Are you thinking that another major equity market decline isn’t possible? That we are once again entering into a new paradigm (remember 1999) casting all previous ideas on market fundamentals out the window? If yes, I implore you to think again! Market fundamentals still matter. Sure, value is always in the eye of the beholder, but eventually value does in fact matter. It is difficult to identify today any asset class exhibiting cheapness or fair value when looking at the landscape of potential investments for pension plan sponsors and their advisors. Please don’t forget the significant damage that was inflicted on pension plans and E&F’s during the Tech Bubble bear and the Great Financial Crisis when the bull markets went poof! Market declines of roughly -48% and -52%, respectively, were generated.
We recently pointed out the fact that in both of those bear markets the S&P 500 registered a low at the bottom of the bear markets near 760. Given the S&P 500s current value, a -50% decline would bring the S&P 500 to a price of 2,265. Should a retest of the lows of the last 20-years be in the cards, the return would be roughly -83.1%. Come on, Russ, when have we seen declines of that magnitude? Well, students of the markets don’t have to go back too far to remember that the NASDAQ declined -76% when the tech bubble burst. Also, as the chart below highlights, the S&P 500 fell nearly -85% in 1932. I can just hear the roar from the crowd chanting the mantra once again that “it is different this time”. Maybe, but maybe this will prove once again to be another chapter in the normal cycles of equity market performance.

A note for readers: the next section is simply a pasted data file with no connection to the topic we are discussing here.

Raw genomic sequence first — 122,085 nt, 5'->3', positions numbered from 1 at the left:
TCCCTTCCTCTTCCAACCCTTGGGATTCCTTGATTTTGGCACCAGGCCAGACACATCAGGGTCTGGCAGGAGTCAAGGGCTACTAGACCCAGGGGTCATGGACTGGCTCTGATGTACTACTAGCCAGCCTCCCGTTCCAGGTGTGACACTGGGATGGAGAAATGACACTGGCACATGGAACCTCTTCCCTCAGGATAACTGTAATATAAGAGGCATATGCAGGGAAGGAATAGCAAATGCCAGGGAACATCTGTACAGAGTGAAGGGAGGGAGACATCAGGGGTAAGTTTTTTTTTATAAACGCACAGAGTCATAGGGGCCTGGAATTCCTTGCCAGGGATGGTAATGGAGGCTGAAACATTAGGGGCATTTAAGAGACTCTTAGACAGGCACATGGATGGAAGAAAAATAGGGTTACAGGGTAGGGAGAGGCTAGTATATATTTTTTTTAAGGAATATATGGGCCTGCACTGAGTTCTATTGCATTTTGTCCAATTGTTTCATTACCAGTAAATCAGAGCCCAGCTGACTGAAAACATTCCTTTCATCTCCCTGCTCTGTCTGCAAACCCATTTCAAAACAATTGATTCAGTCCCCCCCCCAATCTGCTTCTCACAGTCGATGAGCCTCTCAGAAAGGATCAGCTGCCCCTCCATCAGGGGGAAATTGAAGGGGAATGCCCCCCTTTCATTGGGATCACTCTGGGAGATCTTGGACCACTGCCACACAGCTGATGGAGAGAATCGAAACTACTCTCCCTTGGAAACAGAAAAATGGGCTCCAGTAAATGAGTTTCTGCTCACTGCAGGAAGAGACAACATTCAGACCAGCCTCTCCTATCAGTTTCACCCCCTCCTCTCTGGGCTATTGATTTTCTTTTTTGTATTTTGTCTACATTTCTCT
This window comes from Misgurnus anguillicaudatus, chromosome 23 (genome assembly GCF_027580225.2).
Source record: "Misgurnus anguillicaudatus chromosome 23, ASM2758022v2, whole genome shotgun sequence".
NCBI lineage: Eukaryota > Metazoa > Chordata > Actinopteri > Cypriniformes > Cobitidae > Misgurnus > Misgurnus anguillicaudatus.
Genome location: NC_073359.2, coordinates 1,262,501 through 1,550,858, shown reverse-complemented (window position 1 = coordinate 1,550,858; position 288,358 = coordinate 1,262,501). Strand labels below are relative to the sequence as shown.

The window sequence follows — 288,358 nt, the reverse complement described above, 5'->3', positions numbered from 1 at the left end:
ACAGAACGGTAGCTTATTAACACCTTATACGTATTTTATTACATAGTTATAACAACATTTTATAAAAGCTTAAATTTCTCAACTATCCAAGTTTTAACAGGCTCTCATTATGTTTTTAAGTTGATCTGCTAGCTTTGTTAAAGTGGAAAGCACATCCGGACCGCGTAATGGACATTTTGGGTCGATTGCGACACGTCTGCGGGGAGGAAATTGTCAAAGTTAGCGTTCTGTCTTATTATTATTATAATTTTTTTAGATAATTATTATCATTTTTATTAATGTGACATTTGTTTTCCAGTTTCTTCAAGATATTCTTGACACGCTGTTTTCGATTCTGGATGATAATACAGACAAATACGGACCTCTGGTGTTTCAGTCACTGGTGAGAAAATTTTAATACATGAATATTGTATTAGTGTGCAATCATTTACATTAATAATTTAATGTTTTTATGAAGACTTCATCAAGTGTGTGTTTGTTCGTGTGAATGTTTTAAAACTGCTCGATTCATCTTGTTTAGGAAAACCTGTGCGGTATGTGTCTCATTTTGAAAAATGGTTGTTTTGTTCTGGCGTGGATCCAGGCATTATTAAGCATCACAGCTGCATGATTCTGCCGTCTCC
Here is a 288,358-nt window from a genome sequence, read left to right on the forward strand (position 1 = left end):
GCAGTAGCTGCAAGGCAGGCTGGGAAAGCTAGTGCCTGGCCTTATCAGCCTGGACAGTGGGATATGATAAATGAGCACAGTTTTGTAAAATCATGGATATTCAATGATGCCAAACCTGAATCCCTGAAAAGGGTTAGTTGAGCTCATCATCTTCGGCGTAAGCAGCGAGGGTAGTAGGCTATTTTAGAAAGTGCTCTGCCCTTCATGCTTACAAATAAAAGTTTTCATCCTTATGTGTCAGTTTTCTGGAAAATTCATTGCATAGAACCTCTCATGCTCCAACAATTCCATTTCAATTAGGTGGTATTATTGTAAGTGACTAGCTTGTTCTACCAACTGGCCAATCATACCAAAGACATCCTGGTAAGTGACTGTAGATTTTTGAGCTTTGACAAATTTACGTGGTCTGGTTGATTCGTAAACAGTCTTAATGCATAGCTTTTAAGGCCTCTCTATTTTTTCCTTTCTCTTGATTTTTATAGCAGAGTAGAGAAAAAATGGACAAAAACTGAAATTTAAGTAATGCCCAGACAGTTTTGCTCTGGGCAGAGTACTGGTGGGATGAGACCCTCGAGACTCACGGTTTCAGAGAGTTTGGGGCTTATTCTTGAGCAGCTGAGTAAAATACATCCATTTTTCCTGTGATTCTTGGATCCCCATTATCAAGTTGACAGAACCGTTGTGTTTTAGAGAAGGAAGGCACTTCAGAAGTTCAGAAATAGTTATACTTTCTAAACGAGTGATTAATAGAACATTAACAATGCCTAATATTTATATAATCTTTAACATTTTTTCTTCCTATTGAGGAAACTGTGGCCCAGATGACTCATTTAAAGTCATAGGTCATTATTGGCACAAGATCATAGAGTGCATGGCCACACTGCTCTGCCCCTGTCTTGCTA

I bring this concern to your attention because pension America – private, public, and multiemployer – have benefited tremendously from the equity market rally since the bottom achieved on March 9, 2009. Please don’t continue to subject this wonderful improvement in funding to the whims of the markets. I have no clue when the next correction will come, but I do know that one will come. Based on the market’s current valuations, I don’t think that the impact will be tamer than the usual bear market experience, which has produced an average -37% correction in the previous 20 bear markets! Ouch! Take risk off the table, ensure that you have the proper liquidity necessary to meet benefits/expenses during the downdraft by building a cash flow matching portfolio to meet those projected outflows, as traditional bonds will not preserve capital in a potentially rising interest rate environment. This strategy will allow your equities and other risk assets the time necessary to work through any turbulent market environment.